Canadians may have taken to heart all those warnings that we’ve piled up too much debt.
But while some are busily paying down their debts (a majority, in fact, according to one new survey), others are throwing up their arms and declaring they will never see an end to the debt cycle.
Nearly one-quarter of Canadians who are carrying debt say they will be indebted for life, according to a survey carried out by Ipsos Reid.
On average, indebted Canadians expect to be debt-free within 8.33 years, but 23 per cent told Ipsos Reid they would never escape their debt. Another 13 per cent said they would need at least 20 years to pay it all off.
(Chart: Ipsos Reid)
“It's concerning that being debt free is such a distant goal for many Canadians," said Doug Jones, president of tax advisory service BDO Canada, which commissioned the Ipsos poll.
"While only one-quarter of in-debt Canadians are worried enough about their debt to seek professional advice, many could benefit from speaking with a licensed insolvency trustee, who can explain all the debt relief options that are available to them."
Majority are paying down debt
The Ipsos poll landed the same day as a report from credit ratings agency Equifax that found Canadian consumers have once again increased their debt — although a majority are now reducing what they owe.
Canadian consumers’ total debt rose to $1.618 trillion in the first quarter of 2016, Equifax reported Thursday, up 4.78 per cent from a year earlier, but down slightly (0.21 per cent) from the previous quarter.
This chart shows what share of indebted Canadians is paying down debt, and what share isn't. The numbers look at non-mortgage debt only. (Chart: Equifax)
Mortgage debt accounted for two-thirds of that ($1.072 trillion) but installment loans (up 7.7 per cent) and auto loans (up 5.9 per cent) were the fastest growing segments of the credit market.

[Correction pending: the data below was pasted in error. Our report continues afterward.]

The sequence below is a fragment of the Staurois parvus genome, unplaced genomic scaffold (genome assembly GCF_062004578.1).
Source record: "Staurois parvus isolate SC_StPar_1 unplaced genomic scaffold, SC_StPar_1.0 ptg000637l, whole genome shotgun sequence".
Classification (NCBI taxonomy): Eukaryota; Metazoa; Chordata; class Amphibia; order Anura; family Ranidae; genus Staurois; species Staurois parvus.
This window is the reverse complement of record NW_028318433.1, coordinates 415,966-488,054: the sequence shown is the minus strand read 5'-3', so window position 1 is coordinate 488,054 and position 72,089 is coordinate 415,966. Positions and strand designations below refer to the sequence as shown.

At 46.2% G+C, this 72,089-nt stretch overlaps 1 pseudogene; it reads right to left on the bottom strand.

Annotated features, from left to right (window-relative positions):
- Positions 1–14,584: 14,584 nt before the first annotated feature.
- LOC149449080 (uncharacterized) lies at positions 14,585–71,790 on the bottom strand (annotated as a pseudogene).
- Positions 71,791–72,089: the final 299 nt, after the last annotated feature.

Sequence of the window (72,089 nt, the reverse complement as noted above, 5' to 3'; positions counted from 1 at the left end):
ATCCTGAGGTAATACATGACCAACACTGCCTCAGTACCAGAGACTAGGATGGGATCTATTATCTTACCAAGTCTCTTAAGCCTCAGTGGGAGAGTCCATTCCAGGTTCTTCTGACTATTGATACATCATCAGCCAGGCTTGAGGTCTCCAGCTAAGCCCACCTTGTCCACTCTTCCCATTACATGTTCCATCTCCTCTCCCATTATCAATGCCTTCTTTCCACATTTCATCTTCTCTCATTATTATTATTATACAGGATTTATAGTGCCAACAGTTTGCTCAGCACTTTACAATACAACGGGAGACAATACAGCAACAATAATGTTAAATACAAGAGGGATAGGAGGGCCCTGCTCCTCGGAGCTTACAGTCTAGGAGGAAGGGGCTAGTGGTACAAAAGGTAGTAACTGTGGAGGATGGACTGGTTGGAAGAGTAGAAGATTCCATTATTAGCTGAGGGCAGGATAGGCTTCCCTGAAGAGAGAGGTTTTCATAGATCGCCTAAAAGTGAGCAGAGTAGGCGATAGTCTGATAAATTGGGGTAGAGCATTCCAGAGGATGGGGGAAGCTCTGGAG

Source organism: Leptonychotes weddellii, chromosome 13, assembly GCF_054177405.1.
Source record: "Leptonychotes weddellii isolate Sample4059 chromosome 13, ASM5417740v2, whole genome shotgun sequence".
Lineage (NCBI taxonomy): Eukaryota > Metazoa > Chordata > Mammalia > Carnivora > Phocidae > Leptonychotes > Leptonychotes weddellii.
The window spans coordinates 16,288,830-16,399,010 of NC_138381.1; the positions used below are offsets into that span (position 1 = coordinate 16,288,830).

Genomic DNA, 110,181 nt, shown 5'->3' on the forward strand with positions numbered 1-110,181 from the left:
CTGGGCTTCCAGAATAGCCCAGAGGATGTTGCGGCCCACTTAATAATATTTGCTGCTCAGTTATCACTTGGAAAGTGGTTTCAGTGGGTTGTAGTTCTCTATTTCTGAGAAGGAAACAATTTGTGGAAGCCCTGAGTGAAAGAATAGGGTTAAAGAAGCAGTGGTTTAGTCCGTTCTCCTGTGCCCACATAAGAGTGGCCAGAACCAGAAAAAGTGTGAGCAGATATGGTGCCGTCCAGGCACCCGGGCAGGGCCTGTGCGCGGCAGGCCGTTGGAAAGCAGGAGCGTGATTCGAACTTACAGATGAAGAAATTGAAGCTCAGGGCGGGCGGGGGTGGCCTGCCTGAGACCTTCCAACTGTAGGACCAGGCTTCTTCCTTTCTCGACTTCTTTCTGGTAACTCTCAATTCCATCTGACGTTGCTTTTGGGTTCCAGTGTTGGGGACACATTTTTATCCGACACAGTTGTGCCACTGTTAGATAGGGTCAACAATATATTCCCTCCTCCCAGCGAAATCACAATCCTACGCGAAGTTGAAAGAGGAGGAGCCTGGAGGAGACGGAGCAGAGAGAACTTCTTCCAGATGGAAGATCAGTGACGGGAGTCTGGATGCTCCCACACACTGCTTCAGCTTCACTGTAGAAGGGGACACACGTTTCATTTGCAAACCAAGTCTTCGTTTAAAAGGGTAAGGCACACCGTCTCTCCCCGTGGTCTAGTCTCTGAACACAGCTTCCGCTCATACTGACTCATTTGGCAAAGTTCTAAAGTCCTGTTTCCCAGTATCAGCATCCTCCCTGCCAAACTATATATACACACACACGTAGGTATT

Among those carrying non-mortgage debt, 60 per cent are reducing what they carry, while 31 per cent are adding to their debt, Equifax found.
“While overall debt has continued to increase on an annual basis, one has to take a closer look at specific sub-groups to see the full picture,” Regina Malina, senior director of Decision Insights at Equifax Canada, said in a statement.
“While most consumers are tightening up on their spending, partially due to seasonal spending, a significant number of consumers are still adding to their debt obligations.”
Equifax found loan delinquency rates have spiked in oil-producing provinces, which have seen large increases in unemployment since oil prices fell. But delinquencies are falling in other parts of the country, with Ontario (down 4.1 per cent) and British Columbia (down 3.1 per cent) leading the way.
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You may feel like saving is impossible with that huge pile of debt sitting on your back, but unless you take care of it first, you won't be able to plan out a clear financial future. "High debt levels will slow down your saving and investing abilities when you start working, so do everything you can do to stay out of debt," says author and financial coach David Campbell Lester. Obviously, this situation isn't ideal for everyone — especially students who take loans during the school year and don't find full-time work right away. Once you graduate, talk to a financial planner to figure out how much you should save each month, and if you're a student, talk to your school's career centre for part-time work or look for grants or scholarships.